Writing isn’t always the most natural or easy subject to teach. There is SO MUCH involved with writing-from organization, to ideas, to word choice, to conventions, to just getting students to put their pencil to their paper. Over the years, I’m implemented many different writing workshop methods and strategies, and I’ve finally found a system and routine that works for me when teaching writing. If you’re interesting in learning more about the research and implementation of writing workshop, I highly recommend the books below. I always go to Fountas and Pinnell and Ralph Fletcher when I need more information about teaching writing. It’s definitely a topic that I’ve had to refine my instructional strategies with over time.
In this post:
- Professional Development
- Anchor Chart/Mentor Text
- Student Choice
- Sharing Work
- Related Posts
- Lesson Info
Writing Workshop Professional Development
I teach my writing by units of study: genre by genre, rather than mixing all genres together. Each writing genre requires a specific skill set that is often unique to that particular genre. A student won’t use the same writing strategies that they use in a fictional narrative in an informational essay. Of course all writing needs certain elements, such as organization, but the way it’s implemented or structured will vary from genre to genre. Just like when teaching new math concepts, students need time to practice writing in a particular genre, before introducing a new style of writing. When teaching writing, I like to organize my lessons in the following order:
Writing Workshop Units of Study
- Personal Narrative
- Fictional Narrative
My first several years teaching writing, I started with personal narratives, but I found that personal narratives-while appearing easy to write-were often extremely difficult for my students. I felt like my students were more comfortable with the structure of informational writing, so I began teaching informational writing before personal narratives, and I felt like that was my most successful approach.
One additional benefit was that I was almost immediately able to integrate informational writing into my science and social studies instruction, because my students knew how to write an informational paragraph and essay. I begin the year with procedural lessons, which you can read more about in my Writing Workshop Guide post. Even though I’m an upper elementary teacher, I also spend a good week teaching students how to write a quality paragraph. You can read more about that in my Introducing Paragraphs and Writing Instruction post.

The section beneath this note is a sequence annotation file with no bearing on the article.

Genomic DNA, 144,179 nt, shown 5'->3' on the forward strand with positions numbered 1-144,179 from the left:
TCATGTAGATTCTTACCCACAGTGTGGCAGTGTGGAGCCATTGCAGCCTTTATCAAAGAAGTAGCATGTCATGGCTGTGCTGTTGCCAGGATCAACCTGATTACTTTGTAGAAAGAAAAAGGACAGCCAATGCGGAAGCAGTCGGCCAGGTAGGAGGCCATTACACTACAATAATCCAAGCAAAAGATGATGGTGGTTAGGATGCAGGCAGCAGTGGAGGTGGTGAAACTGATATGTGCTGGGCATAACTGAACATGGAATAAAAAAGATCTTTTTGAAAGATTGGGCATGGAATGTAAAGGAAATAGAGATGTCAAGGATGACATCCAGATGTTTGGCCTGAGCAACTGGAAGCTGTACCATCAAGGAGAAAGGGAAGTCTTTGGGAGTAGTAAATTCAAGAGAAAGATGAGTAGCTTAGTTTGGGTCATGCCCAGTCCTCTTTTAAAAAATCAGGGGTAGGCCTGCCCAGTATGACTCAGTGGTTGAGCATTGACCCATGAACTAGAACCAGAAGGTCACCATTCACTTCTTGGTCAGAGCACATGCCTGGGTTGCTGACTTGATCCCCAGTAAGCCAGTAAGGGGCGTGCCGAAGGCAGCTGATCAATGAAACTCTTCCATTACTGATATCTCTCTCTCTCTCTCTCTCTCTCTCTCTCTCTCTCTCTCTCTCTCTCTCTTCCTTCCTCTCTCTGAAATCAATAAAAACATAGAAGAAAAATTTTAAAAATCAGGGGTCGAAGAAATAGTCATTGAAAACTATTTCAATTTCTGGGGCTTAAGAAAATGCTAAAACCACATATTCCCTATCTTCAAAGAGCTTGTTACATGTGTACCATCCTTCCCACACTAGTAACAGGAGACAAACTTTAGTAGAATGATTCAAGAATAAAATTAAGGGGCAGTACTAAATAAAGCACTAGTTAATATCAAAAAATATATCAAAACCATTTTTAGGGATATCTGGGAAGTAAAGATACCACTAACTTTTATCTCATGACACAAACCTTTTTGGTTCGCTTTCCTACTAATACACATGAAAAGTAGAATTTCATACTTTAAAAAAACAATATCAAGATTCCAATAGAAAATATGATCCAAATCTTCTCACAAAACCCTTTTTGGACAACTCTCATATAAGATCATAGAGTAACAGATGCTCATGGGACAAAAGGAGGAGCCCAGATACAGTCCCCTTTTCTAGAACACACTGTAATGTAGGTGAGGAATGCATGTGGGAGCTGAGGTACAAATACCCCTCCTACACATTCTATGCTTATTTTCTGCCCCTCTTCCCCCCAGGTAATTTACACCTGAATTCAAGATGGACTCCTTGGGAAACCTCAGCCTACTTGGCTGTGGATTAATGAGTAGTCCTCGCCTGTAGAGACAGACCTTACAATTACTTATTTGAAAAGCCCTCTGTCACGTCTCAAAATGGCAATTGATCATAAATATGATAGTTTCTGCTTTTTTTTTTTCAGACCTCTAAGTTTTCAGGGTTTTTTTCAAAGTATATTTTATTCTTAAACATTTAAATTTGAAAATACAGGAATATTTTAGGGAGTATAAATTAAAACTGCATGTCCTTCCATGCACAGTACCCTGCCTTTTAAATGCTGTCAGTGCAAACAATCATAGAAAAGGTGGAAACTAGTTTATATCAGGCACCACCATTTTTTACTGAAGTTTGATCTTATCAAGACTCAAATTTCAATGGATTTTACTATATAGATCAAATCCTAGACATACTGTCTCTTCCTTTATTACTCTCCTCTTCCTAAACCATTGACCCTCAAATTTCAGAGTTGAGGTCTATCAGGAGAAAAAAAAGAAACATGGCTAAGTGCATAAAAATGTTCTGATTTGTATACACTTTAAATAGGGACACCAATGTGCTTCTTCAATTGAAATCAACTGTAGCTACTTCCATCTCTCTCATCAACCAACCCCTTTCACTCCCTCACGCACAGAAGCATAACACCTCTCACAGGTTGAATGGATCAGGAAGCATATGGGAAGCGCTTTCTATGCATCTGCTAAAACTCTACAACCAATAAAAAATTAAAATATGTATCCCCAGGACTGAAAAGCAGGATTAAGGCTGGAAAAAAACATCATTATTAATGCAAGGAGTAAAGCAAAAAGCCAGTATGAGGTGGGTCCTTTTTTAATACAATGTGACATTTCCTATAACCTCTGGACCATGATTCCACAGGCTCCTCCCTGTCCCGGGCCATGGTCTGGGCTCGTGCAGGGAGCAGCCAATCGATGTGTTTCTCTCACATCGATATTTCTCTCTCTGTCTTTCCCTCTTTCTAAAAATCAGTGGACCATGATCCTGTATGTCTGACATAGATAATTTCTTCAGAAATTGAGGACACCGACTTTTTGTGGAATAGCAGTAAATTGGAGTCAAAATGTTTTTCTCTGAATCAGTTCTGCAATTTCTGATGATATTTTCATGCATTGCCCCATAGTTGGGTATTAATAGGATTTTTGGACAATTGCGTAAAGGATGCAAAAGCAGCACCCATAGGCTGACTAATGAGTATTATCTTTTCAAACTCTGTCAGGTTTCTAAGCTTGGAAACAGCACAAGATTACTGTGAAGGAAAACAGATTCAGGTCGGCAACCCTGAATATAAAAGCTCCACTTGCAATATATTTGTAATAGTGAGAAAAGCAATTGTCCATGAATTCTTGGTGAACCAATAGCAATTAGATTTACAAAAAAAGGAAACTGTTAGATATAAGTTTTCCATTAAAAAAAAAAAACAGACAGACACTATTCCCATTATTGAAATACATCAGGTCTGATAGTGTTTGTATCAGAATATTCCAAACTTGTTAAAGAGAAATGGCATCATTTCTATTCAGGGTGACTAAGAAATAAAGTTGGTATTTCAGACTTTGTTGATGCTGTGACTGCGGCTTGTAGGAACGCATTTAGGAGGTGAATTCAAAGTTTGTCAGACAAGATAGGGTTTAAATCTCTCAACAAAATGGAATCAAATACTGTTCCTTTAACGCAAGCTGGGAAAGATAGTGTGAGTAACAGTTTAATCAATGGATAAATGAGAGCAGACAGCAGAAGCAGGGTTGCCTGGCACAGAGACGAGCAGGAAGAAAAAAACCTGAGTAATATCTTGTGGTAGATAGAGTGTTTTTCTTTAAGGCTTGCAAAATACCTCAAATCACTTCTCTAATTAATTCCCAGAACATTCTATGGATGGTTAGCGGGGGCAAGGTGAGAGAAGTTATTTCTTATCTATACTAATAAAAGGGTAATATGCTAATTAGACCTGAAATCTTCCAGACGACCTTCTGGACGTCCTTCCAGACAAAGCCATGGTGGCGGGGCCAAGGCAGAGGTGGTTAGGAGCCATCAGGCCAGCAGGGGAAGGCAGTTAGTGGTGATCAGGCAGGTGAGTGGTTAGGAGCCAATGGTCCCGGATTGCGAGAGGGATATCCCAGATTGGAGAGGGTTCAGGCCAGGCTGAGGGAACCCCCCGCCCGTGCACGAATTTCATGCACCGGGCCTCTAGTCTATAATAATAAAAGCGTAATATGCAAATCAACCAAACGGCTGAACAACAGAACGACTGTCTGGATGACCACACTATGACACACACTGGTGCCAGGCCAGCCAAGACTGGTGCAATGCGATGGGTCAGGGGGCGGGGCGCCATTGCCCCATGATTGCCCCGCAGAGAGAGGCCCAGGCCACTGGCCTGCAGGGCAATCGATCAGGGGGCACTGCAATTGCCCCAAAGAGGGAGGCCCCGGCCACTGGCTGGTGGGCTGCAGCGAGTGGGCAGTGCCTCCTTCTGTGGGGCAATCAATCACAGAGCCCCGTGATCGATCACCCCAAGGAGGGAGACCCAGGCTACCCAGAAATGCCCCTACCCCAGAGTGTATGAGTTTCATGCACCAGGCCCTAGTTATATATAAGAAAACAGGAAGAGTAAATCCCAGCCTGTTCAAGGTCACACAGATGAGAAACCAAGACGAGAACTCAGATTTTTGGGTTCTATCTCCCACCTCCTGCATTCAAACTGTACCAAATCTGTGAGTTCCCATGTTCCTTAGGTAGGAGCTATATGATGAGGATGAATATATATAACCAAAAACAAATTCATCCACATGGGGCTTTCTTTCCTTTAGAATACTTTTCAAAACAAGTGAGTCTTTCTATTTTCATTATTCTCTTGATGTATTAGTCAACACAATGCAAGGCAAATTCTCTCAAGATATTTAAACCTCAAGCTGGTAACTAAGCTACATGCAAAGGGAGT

The well-defined structure of the paragraphs lead those introductory lessons perfectly to informational writing. After I teach informational writing, I like to move into personal narratives. I think it’s nice to have a break in styles or genres of writing, and I love how I can get to know my students better through personal narratives. I then move in to opinion writing, which is a great way to review informational writing. It also ties in perfectly with social studies and science, and I like to make sure I’ve finished my opinion unit before our state test. I always end the year with fictional narratives. Students typically love writing fictional narratives, but they can often be challenging for students to write.
Teaching Writing Strategies: Anchor Chart/Mentor Text
I begin most of my writing lessons with an anchor chart and/or mentor text. I’m starting to find more and more videos that are useful to writing workshop, and I do like to incorporate a variety of resources to prevent my students from become bored-not that anyone is ever bored listening to good literature! I select my mentor text based on the skill or strategy I’m teaching. I LOVE the time spent together sharing a mentor text with students. When it comes to the reading level of my mentor text, I don’t worry a bit about it. Instead, I focus on the quality of the text and the text’s incorporation of a specific writing strategy.
When it’s time for my students to write, at least 80% of the time, I let students chose what to write about. Just like in reading workshop, choice is a huge motivator for students. This choice gives students ownership and and a feeling of control over what they are learning. Plus, it makes writing a lot more fun and engaging for students. Yes, I do a little test prep to prompt writing, but that is certainly not my main source of instruction. Students should select topics that work well the the genre the class is studying, but that’s rarely ever an issue for students.
I also like to provide plenty of modeling, guided practice, and independent practice. One of my biggest concerns with traditional writing workshop was the lack of practice. I felt like my students were expected to jump straight from my modeling to applying the strategy in their writing. I believe that expectation is unrealistic for most students. Instead, after I model a specific strategy, I often like to have students work together for a little guided practice, and I occasionally also include a bit of independent practice before students try to apply a strategy to their writing.
For example, in the lesson below, I had students work with a partner to write a specific type of beginning. Then, they worked independently to write that same style of beginning to a different narrative independently. With all of the mentor texts, modeling, and guided practice, I don’t move particularly fast in writing, and I’m fine with that! It frequently takes me two days to work through one lesson, and if that’s what my students need, there is no harm in that.
Teaching Writing: Conference